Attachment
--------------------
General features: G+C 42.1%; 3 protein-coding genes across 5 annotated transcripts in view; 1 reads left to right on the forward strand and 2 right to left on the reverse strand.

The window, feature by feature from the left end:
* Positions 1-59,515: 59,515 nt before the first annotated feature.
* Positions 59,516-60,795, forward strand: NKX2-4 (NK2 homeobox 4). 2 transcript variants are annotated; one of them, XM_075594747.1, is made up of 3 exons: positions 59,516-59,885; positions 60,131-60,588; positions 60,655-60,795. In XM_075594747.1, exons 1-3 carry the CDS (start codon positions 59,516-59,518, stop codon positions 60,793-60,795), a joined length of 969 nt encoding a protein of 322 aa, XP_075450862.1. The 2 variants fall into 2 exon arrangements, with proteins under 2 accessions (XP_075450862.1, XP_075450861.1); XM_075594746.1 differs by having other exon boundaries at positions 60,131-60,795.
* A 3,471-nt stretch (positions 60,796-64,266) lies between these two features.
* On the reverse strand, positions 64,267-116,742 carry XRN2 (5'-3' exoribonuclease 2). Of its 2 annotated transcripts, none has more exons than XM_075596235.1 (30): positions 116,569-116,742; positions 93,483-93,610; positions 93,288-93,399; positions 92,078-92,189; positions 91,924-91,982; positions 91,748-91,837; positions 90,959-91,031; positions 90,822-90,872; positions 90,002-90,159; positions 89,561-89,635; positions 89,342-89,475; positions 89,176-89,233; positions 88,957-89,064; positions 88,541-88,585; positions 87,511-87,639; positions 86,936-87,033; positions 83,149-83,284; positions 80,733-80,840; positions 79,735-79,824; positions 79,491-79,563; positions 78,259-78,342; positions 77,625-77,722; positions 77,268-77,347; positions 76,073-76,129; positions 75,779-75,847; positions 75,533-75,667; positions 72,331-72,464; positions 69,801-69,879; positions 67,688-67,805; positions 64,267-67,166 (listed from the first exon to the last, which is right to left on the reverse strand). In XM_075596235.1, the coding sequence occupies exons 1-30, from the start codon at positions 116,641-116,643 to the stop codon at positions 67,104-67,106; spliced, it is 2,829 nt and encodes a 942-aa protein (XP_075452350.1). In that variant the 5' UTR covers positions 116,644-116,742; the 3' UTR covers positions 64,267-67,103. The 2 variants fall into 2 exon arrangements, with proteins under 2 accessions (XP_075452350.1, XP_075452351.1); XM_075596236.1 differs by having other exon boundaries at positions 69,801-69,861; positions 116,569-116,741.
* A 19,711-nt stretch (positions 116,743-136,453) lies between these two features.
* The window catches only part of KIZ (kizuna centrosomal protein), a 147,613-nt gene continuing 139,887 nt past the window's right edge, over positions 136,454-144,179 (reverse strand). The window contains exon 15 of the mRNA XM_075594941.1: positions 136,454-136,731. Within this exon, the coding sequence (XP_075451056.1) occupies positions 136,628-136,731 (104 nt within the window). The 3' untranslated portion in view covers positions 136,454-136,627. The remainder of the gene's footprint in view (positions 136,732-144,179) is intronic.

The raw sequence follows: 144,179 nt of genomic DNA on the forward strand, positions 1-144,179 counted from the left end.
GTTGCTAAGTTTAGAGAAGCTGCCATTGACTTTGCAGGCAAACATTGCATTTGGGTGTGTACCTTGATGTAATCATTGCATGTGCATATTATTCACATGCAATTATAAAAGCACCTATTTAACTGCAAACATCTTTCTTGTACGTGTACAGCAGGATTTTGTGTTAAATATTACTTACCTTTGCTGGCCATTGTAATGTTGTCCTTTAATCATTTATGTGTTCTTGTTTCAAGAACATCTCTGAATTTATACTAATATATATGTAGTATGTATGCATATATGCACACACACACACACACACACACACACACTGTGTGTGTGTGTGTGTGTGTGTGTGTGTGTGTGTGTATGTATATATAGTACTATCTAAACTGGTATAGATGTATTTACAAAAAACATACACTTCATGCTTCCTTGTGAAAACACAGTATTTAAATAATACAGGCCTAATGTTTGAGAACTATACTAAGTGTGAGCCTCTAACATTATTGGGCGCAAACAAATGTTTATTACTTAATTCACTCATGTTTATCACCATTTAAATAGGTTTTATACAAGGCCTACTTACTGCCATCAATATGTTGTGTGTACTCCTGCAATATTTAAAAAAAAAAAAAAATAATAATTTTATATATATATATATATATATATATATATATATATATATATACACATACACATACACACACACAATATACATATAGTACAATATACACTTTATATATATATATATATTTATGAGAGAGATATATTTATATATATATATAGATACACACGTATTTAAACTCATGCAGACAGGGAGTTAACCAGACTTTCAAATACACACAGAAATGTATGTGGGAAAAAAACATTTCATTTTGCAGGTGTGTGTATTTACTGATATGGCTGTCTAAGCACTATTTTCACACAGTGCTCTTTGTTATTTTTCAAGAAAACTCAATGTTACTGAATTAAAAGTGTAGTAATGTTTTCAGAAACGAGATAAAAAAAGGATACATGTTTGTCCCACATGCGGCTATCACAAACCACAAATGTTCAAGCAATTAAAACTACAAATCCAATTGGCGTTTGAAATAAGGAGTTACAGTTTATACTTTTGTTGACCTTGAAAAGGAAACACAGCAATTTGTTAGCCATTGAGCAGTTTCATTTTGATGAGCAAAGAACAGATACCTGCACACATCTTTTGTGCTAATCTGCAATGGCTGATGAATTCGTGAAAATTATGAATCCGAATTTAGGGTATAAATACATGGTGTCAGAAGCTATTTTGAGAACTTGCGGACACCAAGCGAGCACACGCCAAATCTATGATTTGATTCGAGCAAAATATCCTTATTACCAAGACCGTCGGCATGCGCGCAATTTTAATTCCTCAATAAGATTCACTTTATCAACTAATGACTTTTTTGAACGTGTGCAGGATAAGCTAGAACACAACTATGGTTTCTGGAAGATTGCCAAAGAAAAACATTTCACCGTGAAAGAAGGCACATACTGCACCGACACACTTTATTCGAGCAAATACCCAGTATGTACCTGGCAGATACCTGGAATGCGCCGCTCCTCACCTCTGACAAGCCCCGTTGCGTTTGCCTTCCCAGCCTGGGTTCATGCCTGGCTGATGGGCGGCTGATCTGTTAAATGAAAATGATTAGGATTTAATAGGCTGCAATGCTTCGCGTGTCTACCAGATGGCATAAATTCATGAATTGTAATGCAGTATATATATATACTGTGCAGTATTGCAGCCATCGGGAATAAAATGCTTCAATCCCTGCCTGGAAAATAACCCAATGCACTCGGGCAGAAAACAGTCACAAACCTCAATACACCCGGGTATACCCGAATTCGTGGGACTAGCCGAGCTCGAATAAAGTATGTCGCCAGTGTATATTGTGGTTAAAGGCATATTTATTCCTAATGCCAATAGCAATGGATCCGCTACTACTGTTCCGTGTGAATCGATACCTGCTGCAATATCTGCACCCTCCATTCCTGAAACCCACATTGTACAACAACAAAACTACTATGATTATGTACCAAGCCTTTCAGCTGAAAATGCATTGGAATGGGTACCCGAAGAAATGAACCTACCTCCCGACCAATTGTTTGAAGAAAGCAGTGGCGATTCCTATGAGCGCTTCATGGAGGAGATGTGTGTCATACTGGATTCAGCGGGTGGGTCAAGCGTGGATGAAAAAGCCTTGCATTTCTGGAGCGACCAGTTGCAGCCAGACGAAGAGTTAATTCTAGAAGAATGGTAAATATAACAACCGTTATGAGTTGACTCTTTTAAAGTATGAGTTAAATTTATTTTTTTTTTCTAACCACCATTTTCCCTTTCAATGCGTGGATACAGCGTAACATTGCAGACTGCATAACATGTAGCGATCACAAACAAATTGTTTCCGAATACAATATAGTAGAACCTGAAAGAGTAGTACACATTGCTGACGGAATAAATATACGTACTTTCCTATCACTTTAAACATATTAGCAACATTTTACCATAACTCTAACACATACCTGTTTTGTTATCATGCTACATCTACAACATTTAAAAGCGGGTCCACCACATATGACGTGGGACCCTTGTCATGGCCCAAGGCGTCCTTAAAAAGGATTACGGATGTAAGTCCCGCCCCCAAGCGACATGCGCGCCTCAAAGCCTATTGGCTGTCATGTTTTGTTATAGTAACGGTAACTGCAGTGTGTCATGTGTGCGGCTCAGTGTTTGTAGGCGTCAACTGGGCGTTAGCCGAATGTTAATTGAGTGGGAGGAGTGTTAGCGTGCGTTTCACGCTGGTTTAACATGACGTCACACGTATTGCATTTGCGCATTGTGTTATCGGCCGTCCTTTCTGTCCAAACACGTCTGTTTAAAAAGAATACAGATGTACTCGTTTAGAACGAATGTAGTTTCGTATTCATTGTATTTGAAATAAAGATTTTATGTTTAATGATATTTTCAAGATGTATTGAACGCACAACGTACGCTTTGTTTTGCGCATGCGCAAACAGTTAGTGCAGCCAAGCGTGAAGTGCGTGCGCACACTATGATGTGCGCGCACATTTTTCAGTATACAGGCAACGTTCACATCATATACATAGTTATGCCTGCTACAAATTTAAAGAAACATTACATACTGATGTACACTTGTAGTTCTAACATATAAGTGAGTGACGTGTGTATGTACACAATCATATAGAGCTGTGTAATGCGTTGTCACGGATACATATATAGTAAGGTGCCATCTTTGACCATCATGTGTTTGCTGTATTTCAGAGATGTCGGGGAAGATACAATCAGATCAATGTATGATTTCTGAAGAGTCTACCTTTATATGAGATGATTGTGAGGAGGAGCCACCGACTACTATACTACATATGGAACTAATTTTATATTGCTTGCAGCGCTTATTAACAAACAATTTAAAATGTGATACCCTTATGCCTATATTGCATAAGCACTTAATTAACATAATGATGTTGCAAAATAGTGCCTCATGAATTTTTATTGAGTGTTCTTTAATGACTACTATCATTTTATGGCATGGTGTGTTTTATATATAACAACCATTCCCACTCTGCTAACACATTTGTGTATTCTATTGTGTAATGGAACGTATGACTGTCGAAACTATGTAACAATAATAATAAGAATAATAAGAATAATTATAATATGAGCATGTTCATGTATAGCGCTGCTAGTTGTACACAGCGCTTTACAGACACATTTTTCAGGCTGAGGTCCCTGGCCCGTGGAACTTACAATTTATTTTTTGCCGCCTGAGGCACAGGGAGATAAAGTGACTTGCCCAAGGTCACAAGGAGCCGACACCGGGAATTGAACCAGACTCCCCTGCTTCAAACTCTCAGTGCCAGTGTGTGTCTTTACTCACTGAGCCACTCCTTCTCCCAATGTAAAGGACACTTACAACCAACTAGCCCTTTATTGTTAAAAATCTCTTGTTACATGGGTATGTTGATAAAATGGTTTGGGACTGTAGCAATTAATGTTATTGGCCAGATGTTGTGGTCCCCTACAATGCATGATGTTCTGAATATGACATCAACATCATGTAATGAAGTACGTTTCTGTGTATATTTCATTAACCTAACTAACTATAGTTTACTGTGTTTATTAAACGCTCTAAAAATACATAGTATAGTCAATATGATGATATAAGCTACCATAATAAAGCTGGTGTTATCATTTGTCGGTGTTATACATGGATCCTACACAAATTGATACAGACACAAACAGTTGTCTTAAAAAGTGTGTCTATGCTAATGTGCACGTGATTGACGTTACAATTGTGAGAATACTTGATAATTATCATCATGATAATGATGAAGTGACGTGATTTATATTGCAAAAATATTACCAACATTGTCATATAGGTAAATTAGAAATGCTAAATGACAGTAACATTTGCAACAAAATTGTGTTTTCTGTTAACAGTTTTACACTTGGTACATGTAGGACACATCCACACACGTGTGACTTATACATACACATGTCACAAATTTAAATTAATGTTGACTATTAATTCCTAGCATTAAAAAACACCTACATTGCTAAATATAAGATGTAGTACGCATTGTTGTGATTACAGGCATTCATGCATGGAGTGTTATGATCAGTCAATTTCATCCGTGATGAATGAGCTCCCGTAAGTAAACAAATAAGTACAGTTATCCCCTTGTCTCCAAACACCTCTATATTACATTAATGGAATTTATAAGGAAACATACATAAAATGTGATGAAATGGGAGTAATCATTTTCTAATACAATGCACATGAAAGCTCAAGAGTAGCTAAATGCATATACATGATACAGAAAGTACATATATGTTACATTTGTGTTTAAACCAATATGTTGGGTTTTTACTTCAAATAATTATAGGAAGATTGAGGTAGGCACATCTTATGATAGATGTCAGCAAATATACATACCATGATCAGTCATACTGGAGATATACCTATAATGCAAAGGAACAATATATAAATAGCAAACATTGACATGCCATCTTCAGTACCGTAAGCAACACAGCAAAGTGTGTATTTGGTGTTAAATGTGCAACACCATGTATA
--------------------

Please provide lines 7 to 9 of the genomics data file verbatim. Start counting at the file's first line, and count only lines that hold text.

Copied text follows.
* A 19,711-nt stretch (positions 116,743-136,453) lies between these two features.
* The window catches only part of KIZ (kizuna centrosomal protein), a 147,613-nt gene continuing 139,887 nt past the window's right edge, over positions 136,454-144,179 (reverse strand). The window contains exon 15 of the mRNA XM_075594941.1: positions 136,454-136,731. Within this exon, the coding sequence (XP_075451056.1) occupies positions 136,628-136,731 (104 nt within the window). The 3' untranslated portion in view covers positions 136,454-136,627. The remainder of the gene's footprint in view (positions 136,732-144,179) is intronic.

The raw sequence follows: 144,179 nt of genomic DNA on the forward strand, positions 1-144,179 counted from the left end.